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Sunday, October 30, 2005
By Steven L. Taylor

Via the AP: Some Notable Measures on Election Ballots.

Most interesting (to me, anyway) are the measures in California and Ohio to change the re-districting process by taking it out of the hands of legislatures.

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By Steven L. Taylor

Via the AP: Virginia Governor’s Race Close, Polls Show

Democrat Tim Kaine and Republican Jerry Kilgore are in a tight race for governor, two new statewide polls show.

In a poll conducted by The Washington Post and published in Sunday’s editions, 47 percent of respondents said they would vote for Kaine, while 44 percent said they would vote for Kilgore. However, the poll had a margin of error of plus or minus three percentage points.

[...]

A separate poll conducted by the independent Mason-Dixon Polling & Research Inc. last week showed Kilgore at 44 percent and Kaine at 42 percent, well within the poll’s margin of error of plus or minus 4 percentage points.

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By Steven L. Taylor

Via the AP: N.J. Governor Race Costing Near $1M a Day

New Jersey’s two multimillionaire gubernatorial candidates burned through $14 million in 18 days this month, according to campaign finance reports released Friday.

Democrat Jon Corzine outspent Republican Doug Forrester more than 2-to-1 during that time, the reports show.

[...]

Corzine has maintained a narrow margin over Forrester with less than two weeks before the Nov. 8 election, according recent polls. Only New Jersey and Virginia are choosing governors this year.

Sounds like Forrester is getting more bang for his buck.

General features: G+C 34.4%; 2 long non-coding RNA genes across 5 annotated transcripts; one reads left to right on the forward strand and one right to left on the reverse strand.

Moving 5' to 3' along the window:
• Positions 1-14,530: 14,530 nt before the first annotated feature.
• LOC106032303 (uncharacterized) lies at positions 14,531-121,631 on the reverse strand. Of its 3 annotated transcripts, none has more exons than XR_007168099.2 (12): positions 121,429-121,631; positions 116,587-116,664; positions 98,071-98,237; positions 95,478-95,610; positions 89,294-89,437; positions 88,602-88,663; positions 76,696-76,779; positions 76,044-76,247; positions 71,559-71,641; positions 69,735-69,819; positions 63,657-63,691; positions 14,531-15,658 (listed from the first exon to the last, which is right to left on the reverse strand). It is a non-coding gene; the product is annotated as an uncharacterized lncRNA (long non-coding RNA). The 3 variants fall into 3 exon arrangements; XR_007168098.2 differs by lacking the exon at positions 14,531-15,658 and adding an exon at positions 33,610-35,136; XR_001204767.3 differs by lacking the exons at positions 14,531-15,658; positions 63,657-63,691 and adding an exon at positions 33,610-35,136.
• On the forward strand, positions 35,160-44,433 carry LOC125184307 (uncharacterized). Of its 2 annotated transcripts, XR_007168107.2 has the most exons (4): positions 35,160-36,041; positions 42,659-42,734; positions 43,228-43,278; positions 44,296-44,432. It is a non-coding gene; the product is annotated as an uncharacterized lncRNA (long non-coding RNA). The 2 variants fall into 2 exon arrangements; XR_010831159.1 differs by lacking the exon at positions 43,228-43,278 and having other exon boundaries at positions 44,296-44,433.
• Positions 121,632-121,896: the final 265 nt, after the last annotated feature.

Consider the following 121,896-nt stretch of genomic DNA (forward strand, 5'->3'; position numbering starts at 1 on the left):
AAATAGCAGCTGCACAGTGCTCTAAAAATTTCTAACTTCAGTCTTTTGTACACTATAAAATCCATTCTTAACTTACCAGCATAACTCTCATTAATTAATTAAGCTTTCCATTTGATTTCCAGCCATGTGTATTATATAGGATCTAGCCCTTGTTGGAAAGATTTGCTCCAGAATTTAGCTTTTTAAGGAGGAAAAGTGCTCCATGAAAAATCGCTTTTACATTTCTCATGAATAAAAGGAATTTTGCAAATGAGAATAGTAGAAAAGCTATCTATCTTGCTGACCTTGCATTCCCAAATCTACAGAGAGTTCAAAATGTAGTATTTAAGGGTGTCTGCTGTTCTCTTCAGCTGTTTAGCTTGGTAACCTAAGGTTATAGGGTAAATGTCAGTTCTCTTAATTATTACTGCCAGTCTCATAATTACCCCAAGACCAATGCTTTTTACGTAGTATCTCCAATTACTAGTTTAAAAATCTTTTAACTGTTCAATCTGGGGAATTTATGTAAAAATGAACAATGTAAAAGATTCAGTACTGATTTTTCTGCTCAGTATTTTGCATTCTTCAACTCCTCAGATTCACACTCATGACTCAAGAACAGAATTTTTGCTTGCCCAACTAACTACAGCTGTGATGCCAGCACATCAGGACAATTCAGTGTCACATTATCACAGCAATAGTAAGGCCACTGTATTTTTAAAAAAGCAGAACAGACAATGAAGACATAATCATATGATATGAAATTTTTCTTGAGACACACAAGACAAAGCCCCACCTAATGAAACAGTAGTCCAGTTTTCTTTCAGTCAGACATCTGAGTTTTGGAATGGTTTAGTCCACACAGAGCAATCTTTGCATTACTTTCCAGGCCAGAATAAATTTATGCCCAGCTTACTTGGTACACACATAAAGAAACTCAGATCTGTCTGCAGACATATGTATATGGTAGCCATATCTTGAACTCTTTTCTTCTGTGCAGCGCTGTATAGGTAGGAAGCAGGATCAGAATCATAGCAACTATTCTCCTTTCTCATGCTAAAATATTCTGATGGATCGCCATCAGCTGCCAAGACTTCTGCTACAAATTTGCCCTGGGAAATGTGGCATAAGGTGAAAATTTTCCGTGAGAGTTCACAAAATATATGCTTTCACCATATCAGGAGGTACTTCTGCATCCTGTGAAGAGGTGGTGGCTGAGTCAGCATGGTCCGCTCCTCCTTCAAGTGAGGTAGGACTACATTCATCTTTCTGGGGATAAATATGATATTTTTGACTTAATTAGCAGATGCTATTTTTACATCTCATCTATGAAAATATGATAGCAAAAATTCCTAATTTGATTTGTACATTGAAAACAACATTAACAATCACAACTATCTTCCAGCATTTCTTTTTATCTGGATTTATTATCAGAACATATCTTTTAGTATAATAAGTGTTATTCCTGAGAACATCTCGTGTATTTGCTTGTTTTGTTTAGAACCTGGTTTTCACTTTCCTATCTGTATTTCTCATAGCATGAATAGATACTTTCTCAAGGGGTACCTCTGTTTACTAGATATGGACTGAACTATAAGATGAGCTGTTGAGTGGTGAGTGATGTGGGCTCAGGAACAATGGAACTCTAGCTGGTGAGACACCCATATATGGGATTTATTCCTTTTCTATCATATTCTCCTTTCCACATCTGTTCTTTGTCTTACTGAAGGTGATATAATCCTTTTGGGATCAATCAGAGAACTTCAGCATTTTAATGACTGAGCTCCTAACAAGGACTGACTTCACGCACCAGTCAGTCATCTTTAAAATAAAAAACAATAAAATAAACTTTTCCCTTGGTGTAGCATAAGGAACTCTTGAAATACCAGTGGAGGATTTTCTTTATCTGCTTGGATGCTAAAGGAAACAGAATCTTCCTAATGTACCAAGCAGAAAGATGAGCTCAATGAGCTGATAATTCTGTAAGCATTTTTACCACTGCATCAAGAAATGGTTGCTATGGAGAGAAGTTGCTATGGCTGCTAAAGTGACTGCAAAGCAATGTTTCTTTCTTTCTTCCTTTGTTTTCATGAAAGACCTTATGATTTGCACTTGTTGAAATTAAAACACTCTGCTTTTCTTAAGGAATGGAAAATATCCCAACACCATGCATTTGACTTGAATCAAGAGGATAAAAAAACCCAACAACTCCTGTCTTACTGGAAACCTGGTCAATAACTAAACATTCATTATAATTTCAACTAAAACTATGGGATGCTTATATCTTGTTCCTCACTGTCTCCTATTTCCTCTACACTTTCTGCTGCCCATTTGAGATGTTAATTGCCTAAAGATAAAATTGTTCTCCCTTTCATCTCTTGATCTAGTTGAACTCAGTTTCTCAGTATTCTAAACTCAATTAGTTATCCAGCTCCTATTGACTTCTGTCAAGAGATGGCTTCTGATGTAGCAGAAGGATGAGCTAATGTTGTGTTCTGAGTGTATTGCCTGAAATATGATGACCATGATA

I must confess that I am somewhat surprised that the race is as close as it is–and not because of the money.

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By Steven L. Taylor

More on the Texas/Oklahoma State game: from the AP:

Young rushed for a career-high 267 yards and passed for 239 yards, setting a school record for total offense in a game, as No. 2 Texas scorched Oklahoma State in the second half for a third straight season in a 47-28 win Saturday night.

[...]

Only a week after Missouri’s Brad Smith became the first player in Division I-A history to have at least 230 yards rushing and passing in one game, Young matched the feat and became the seventh player in NCAA history to throw and run for at least 200 yards in a game.

He also accounted for four touchdowns, two on the ground and two through the air.

One would think that this performance would have to have Young firmly in the race for the Heisman.

And, amazing (and what’s up with the first halves of these games?):

In the past three meetings with Oklahoma State, the Longhorns have outscored the Cowboys 118-0 in the second half and trailed at halftime in each game.

Texas came back from a 35-7 deficit last season, scoring 42 unanswered points in the second half of a 56-35 win in Austin. A year earlier, the Cowboys led 16-14 in Stillwater before the Longhorns reeled off 41 consecutive points.

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By Steven L. Taylor